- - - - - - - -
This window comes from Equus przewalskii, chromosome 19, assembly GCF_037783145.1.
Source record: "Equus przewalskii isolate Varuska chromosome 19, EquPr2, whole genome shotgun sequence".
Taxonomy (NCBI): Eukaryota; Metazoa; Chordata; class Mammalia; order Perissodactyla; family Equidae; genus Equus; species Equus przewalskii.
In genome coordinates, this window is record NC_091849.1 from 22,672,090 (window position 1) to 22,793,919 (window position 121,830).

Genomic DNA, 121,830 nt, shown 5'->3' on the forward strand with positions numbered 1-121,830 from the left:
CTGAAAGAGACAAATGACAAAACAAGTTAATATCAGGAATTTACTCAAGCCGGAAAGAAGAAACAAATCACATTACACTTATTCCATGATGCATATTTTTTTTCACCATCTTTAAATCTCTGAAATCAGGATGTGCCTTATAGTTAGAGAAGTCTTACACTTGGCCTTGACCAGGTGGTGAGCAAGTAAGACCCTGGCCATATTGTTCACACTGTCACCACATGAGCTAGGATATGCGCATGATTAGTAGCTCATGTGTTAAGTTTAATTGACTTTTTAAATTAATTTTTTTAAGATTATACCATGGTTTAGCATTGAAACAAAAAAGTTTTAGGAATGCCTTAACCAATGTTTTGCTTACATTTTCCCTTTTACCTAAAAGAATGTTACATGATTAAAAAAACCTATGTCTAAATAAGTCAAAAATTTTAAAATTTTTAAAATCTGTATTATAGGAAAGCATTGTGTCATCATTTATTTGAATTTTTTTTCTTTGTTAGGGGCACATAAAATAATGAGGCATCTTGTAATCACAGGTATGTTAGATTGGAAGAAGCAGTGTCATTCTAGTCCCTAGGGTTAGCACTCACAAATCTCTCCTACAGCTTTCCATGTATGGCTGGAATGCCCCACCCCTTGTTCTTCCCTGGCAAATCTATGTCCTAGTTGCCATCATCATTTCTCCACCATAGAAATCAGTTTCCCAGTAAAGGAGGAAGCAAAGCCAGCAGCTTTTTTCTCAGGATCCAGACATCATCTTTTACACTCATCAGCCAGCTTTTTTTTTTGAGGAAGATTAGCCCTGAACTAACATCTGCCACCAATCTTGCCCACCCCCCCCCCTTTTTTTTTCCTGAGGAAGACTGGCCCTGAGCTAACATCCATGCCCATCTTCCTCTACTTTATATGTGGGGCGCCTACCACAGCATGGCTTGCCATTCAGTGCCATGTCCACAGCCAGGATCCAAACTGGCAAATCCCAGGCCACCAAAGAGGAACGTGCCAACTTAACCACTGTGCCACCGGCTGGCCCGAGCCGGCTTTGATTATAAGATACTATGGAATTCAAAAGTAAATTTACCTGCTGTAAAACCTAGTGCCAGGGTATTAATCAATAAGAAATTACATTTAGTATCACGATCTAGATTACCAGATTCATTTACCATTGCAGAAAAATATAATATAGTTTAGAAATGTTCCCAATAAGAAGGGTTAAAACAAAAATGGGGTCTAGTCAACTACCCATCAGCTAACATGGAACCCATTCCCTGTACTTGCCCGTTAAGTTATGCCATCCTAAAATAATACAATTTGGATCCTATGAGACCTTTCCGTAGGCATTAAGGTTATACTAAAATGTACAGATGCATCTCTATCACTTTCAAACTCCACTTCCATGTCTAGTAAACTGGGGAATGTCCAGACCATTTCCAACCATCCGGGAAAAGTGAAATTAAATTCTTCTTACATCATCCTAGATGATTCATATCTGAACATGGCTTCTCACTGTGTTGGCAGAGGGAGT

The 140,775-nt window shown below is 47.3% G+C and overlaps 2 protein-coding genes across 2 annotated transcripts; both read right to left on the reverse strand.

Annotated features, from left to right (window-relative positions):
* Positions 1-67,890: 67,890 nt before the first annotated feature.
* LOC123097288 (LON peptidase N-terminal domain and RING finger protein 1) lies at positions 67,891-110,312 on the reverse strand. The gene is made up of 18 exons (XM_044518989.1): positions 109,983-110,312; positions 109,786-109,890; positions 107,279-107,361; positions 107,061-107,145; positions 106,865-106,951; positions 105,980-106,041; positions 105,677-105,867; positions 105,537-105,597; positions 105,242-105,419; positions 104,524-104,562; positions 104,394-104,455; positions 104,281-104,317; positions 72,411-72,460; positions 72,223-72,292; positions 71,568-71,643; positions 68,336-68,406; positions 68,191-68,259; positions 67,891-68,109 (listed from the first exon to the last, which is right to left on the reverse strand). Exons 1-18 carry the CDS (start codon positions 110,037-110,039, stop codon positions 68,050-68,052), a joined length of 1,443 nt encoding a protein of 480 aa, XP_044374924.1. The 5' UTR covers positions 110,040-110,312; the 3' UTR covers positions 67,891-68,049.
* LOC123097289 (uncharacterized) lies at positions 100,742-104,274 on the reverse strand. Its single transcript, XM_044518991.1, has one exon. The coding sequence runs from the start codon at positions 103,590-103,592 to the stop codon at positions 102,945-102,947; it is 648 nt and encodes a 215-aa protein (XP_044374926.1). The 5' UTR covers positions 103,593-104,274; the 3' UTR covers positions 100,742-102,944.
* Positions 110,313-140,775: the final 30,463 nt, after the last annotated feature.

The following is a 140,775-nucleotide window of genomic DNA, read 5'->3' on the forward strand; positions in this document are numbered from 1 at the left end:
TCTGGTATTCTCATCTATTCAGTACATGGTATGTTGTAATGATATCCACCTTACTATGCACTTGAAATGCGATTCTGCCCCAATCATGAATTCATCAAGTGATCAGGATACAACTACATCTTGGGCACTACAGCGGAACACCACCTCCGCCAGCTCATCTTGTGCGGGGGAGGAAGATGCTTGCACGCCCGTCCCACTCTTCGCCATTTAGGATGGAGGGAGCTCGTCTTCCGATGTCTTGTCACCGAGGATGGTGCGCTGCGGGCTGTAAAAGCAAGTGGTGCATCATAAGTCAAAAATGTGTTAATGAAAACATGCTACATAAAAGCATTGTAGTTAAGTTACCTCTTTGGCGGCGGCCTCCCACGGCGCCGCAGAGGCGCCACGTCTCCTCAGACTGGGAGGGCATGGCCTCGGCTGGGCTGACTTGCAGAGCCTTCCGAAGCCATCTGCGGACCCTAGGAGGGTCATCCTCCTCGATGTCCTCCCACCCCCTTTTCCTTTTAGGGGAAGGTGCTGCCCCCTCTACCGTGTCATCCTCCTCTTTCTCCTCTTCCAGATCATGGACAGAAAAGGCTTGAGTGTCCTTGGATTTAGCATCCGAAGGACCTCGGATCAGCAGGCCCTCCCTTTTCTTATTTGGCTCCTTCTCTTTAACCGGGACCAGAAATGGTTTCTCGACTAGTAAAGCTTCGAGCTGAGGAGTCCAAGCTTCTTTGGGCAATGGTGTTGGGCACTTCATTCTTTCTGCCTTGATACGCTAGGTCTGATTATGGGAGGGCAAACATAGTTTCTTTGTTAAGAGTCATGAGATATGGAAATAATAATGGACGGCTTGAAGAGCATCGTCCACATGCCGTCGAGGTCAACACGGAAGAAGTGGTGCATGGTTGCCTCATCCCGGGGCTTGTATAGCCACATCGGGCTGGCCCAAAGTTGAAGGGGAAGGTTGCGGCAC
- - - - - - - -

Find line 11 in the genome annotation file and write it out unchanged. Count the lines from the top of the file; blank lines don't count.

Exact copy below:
* LOC123097289 (uncharacterized) lies at positions 100,742-104,274 on the reverse strand. Its single transcript, XM_044518991.1, has one exon. The coding sequence runs from the start codon at positions 103,590-103,592 to the stop codon at positions 102,945-102,947; it is 648 nt and encodes a 215-aa protein (XP_044374926.1). The 5' UTR covers positions 103,593-104,274; the 3' UTR covers positions 100,742-102,944.